Monday, September 23, 2013

Listen Up

It sits calmly in the bottom drawer of a file cabinet.  Not sure how long it's been since the electricity has brought the small black box to life.  It's outdated.  Another example of how the new technology has replaced what once was state of the art.  It's a small portable tape recorder.
For the better part of three decades, this was my teaching tool of choice.  Funny how in a culture that is so visually oriented, there is much merit in hearing only sound.

I wonder now if this is something to be concerned about or another inconsequential thing to simply let go.  Seems like something that impacted my students lives in so many ways deserves better treatment.  Oh, I know that You Tube and Pandora and many other web sites have everything you need, but I can recall a few techniques/strategies that just can't be duplicated.
When students are asked to simply listen to a voice or a piece of music, it helps them focus.  It requires attention, it demands no outside distraction.  It's not multi dimensional.  And...it's something that a group of people can do all at the same time.
That tape recorder played works of literature often read by their authors.  It brought "Death of a Salesman," the original stage play, to thousands of young readers.
A Depression era farmer explained his plight to every class that read Steinbeck.  When he recounted how corn was down to -3 cents he started weeping recalling how "it was cheaper to burn it as firewood."  Sometimes I detected a tear or two in a listener's eye too.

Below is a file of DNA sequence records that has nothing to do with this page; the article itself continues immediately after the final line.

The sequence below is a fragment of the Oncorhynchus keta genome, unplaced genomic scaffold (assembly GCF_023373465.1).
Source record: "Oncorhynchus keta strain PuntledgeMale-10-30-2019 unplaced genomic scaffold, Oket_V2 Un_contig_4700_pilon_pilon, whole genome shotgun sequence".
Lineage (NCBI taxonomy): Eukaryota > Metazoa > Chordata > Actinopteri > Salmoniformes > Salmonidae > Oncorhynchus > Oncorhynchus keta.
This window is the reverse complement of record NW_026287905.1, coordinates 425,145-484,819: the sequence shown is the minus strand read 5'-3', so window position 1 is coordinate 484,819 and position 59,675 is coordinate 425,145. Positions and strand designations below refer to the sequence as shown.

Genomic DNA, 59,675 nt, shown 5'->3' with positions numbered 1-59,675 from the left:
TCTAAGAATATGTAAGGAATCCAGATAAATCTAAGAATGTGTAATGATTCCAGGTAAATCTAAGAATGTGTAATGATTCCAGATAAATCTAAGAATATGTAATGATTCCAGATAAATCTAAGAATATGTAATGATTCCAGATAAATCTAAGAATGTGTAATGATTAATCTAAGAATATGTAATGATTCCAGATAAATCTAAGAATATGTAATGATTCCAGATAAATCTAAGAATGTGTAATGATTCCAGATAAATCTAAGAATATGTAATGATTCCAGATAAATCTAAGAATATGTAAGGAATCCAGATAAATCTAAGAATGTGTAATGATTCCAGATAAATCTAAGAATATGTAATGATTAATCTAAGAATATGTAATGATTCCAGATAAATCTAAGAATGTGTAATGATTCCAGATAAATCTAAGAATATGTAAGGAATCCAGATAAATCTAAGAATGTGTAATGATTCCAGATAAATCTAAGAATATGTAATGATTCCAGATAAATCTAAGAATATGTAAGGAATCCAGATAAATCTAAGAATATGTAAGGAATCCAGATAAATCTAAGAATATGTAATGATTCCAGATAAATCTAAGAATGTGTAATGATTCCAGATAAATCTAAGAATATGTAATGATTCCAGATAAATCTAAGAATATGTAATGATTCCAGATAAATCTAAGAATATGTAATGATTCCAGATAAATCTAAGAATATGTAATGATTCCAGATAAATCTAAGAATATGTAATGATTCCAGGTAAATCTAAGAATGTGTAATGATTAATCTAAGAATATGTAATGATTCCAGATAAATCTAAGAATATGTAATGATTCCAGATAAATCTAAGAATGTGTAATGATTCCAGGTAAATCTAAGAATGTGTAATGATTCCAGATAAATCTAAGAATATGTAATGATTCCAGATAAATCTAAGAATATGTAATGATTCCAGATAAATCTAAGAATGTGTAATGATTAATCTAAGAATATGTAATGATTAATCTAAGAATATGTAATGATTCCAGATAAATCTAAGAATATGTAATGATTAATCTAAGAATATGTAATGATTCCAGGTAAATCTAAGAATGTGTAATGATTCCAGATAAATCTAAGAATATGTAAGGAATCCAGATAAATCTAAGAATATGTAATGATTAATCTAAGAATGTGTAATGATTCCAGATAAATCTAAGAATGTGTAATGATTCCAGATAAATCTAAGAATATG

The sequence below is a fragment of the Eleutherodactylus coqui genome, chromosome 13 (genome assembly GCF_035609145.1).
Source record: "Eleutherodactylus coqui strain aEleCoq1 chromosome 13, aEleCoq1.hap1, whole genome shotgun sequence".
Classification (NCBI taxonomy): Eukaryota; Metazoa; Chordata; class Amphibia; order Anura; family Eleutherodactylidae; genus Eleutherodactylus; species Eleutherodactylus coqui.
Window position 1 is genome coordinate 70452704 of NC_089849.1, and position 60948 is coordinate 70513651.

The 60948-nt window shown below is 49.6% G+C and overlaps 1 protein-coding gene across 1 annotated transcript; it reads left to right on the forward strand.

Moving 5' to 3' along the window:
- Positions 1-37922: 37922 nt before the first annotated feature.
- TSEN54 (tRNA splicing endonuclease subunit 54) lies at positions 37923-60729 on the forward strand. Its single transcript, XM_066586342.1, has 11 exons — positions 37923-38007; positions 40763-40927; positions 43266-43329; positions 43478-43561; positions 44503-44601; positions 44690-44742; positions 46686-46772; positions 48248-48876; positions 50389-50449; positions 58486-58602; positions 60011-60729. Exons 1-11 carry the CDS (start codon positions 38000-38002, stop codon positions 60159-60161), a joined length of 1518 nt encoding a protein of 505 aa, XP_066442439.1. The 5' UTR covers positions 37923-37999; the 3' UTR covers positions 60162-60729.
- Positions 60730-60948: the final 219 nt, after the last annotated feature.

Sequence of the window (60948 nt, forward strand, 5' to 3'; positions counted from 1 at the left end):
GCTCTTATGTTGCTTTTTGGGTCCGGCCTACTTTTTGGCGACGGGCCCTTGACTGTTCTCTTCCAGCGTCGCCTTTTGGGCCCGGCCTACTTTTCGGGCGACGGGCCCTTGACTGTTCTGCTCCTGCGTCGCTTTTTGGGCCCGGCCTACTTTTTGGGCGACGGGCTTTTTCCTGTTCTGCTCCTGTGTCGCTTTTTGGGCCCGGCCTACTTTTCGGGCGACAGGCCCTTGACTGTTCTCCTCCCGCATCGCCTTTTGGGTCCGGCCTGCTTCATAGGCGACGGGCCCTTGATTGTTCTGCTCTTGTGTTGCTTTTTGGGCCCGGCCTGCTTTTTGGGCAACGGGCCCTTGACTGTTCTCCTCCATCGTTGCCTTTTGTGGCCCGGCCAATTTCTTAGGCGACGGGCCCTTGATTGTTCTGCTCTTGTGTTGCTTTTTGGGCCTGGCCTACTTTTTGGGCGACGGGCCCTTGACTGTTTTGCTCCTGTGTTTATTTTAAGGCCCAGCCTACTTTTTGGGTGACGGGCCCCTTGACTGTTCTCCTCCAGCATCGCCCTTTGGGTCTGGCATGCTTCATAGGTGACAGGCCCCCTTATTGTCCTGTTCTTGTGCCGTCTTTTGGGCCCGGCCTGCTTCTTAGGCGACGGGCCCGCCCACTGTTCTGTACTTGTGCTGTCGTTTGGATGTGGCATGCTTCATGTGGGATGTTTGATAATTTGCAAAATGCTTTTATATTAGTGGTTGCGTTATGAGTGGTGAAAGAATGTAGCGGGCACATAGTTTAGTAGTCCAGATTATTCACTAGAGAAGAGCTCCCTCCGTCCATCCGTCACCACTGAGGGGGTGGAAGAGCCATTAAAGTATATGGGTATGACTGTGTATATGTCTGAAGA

That little Sony recorder showed thousands how to interview.  With a powerful tiny lapel mic activated, it could pick up everything in that classroom.  Therefore, silence prevailed, less one's personal habits or conversations be preserved for all to enjoy.
One way I learned to engage students with media, is to let them make programs themselves.  When an International Relations class requested to learn about the Vietnam War, that tape recorder was front and center.  "Our fathers and uncles fought in this war, yet we know very little about it," one student  said.  It was in the mid 80's and video tape hadn't become available for all quite yet.  We produced a radio show with script, sound, and first hand interviews.  That recorder did it all.
Then there were the talk shows.  Back before our current tabloid culture took firm hold of the media, there were programs that attempted to discuss big ideas rather than spending hours on who is the baby daddy.  Phil Donahue comes to mind.  He did shows on Tourette's syndrome and nuclear power.  His guests often presented opposing viewpoints.  What a great model for students to have a reasoned dialogue.  Attach a larger microphone with a wind screen to the tape recorder and you are in business.  Students would research a topic like Is intelligence inherited? and take the roles of panelists/ audience questioners/ witnesses, participants...et.al.  I'd usually play Donahue.  With a large extension chord I could roam the classroom and record the program.  Then as we listened to ourselves, and fully enjoyed that, we were reviewing all the concepts, arguments, and data relevant to the topic at hand.
These things are not done any more.  And that's not necessarily a bad thing.  But radio survives, for some.  That tape recorder seldom let me down.

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